LIEUT. PAUL FUNKHOUSER WRITES FROM FRANCE
JUST BEFORE NEW OFFENSIVE OF GERMANS BEGINS
Evansville Journal-News, August 11, 1918
Hunts Up Evansville Friend on Eve of Battle,
But Lad Has Gone Into Action Before Local Boys Meet
Predicts Victory in Offensive "Before Letters Arrive"
From battle-scarred Chateau Thierry, where the American troops launched their first big success against the hosts of the kaiser, come two other letters during the past week. Lieut. Paul Funkhouser, whose letter last Sunday proved of such interest to his friends in Evansville, has again written to his parents in an intimate way what the boys are doing in France.
June 28, 1918
Suppose you think I am a pretty poor kind of a son for not writing more. We have been busy for so long and have so much work that I hardly have any time to write; and, am generally too tired. Will try to make this letter interesting enough to make up for lost time. Today is the first day we have received any mail in about two weeks, and I did well enough to draw twenty-one letters and most of them were from home. I can't just explain how good it makes you feel to hear from home, but, believe me, I am one happy boy today. Sometime soon we will have a grand house warming and all these dirty Dutch will be a thing of the past. Am now a few miles from the front line, activities here are comparatively quiet; we hear an occasional big gun and had a little shelling here last night; we are back in readiness and just far enough back to be very nearly out of danger. Suppose this will be a rather poorly written letter, as we are in barns and tents, pup-tents, and my knee is serving as a table. Capt. J. R. Mendenhall is still my company commander. His picture has been in several New York papers and I have been with him in all maneuvers. Can tell some very interesting happenings and am darned glad to say that we were among the first to enter that sector. Have turned into an old soldier in the last month; at least, I feel like one. We have had three very interesting combats and all of them have been successful. Our battalion is a motorized outfit and can move here and there in a hurry where troops are needed. We consequently see some pretty active service as well as a good deal of France. American troops are being sent into the line in large numbers and the only possible outcome of the war can be success for the Allies. Suppose the news as to what the Allies are doing to the Austrians has reached you by now. Will no doubt eat Christmas dinner somewhere near Berlin.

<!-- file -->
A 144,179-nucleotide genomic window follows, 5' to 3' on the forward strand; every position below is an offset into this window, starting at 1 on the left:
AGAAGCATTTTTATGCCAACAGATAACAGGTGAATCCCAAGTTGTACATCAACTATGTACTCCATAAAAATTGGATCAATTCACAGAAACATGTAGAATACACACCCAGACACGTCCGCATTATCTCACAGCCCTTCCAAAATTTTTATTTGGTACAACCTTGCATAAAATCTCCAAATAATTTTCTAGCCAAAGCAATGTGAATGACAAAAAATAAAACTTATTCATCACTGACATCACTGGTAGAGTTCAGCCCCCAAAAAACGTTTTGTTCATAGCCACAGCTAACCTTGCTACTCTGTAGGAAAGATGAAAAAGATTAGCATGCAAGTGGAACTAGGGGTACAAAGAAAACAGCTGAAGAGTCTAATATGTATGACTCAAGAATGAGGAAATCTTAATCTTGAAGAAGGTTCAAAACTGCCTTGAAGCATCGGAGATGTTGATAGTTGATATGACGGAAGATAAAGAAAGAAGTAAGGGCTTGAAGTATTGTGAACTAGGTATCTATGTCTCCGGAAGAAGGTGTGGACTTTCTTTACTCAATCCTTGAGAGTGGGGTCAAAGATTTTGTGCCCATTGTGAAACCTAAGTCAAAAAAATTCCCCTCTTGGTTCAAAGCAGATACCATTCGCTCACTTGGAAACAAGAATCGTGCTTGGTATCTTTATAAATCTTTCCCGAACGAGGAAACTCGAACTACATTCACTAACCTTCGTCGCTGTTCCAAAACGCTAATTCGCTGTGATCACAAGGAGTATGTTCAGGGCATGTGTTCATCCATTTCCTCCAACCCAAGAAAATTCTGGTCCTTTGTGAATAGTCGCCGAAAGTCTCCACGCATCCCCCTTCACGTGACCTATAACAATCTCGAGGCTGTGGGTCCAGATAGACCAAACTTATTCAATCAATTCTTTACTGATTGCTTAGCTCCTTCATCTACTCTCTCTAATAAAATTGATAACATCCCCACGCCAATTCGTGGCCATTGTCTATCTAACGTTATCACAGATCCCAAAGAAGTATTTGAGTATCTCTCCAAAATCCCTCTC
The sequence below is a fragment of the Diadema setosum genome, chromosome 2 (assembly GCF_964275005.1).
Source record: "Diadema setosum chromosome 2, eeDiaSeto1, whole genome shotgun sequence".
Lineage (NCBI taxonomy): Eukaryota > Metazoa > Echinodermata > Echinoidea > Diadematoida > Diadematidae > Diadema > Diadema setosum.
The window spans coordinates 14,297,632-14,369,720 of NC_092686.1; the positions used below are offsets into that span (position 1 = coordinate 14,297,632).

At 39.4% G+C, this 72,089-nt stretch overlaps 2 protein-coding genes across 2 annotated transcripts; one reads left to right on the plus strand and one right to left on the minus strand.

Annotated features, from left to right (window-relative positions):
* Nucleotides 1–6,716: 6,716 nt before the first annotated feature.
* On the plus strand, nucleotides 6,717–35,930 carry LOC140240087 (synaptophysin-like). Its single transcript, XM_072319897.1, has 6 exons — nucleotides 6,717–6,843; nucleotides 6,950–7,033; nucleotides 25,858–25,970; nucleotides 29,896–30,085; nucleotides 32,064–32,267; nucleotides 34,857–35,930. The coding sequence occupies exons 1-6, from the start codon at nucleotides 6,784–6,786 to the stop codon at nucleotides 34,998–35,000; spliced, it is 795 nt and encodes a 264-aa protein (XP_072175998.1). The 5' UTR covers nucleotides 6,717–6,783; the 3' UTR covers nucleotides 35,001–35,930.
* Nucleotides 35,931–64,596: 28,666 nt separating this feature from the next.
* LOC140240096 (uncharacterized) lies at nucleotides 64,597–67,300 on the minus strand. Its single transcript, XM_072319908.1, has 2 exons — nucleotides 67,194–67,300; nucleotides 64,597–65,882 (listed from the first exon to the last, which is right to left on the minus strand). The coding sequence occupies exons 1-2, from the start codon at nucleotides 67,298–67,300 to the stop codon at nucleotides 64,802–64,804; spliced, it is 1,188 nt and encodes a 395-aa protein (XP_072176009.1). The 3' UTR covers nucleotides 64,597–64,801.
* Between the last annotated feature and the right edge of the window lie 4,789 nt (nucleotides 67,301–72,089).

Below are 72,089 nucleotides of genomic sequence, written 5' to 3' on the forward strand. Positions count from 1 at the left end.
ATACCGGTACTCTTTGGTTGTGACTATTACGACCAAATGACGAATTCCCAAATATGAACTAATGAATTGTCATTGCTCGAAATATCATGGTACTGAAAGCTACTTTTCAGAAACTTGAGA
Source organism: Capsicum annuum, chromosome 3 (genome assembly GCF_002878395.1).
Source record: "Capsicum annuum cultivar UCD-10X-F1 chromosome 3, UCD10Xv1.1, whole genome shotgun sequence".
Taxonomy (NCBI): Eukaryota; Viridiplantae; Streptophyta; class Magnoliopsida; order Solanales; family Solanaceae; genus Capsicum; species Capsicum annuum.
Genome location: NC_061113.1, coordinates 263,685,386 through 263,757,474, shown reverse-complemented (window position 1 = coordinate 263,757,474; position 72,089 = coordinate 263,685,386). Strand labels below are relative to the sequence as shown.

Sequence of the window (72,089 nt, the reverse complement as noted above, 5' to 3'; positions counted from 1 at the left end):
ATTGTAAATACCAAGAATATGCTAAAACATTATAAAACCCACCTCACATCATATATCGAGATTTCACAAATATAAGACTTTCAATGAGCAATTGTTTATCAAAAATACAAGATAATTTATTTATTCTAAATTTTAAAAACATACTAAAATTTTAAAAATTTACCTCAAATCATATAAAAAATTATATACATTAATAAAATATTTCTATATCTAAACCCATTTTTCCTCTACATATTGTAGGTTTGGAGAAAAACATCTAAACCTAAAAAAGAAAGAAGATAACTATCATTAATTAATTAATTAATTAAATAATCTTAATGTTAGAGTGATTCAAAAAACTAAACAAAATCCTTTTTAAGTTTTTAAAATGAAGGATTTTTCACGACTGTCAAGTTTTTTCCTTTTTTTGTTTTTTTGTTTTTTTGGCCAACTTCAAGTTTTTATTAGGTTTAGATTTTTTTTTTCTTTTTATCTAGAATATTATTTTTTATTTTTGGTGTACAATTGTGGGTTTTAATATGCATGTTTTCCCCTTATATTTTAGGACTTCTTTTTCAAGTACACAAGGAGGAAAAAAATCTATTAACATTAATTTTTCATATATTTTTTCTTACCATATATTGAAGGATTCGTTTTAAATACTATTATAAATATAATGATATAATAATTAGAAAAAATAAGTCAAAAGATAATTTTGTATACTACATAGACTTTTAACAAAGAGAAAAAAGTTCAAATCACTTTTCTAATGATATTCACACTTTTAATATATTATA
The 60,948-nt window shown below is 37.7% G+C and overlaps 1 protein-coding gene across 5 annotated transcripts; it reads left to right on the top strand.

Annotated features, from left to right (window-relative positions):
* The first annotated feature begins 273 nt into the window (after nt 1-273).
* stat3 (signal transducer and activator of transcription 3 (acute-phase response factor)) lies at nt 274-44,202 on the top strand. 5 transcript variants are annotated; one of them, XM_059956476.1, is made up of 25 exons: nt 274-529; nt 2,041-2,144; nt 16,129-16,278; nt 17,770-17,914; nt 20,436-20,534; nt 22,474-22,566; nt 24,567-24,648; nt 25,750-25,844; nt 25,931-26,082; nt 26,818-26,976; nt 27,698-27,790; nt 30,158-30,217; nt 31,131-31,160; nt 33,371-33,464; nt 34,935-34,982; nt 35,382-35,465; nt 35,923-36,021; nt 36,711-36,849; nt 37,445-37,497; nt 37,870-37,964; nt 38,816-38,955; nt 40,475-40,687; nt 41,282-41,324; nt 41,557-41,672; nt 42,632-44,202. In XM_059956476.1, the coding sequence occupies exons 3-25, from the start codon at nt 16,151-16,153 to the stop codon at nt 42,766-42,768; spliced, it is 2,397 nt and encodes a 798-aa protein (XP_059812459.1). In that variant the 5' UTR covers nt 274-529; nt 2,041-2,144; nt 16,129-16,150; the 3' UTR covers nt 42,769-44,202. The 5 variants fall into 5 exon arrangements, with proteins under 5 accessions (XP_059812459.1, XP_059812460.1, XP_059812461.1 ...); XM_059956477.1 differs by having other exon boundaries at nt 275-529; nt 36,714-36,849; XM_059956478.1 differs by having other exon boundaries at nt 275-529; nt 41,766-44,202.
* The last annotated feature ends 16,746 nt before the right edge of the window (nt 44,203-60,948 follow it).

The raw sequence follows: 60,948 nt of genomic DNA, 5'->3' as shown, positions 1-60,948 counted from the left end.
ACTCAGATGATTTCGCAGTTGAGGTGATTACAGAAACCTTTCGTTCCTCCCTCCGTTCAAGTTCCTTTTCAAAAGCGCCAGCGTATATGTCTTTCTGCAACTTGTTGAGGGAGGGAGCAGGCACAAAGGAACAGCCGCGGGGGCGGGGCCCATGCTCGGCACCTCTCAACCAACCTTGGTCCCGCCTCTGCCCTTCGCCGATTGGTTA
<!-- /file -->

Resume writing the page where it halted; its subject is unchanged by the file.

There isn't any body of men in this war that can feel as the Americans do. We all know that our parents and the whole country is behind us, and that is what will win the war. Of course we take a few chances but the big thing is to know that the people in the United States are taking care of us and will not fall down on support, and that is what counts.
During the times I have been in action, have been in the front line trenches and have seen the Boche killed and taken prisoner. I believe they are about ready to quit, and as for their ability as an individual soldier they are far from the man that heresay makes them. They are pretty good soldiers, but are not superior to any of the Allied troops; at least, that is my opinion.
Am more than glad that A. C. (his brother Albert) has been home and had a chance to be with you all, and, as I said before, would have given most anything to have been with you all. Certainly am glad he has been commissioned, as I gather from his various changes he is now in Company H, 144th Infantry, of the 36th Division. If they have sailed for France and get anywhere near our sector, you may take it from me we will get in the same outfit, if possible. Will make every effort to get him in our battalion. Please let me know just what he belongs to, particularly his division; so, if I get an opportunity, can look him up.
The newspaper clippings are a very wonderful treat and you may take it from me I enjoyed them.
We are now cooking our meals on field ranges and living about as close to Nature as it is possible. I am in fine health and gaining in weight. Our outfit is in good spirits and we think we have the best little battalion in the land. We have had some rather unpleasant experiences and hardships that every one expected, and every one laughs at them now.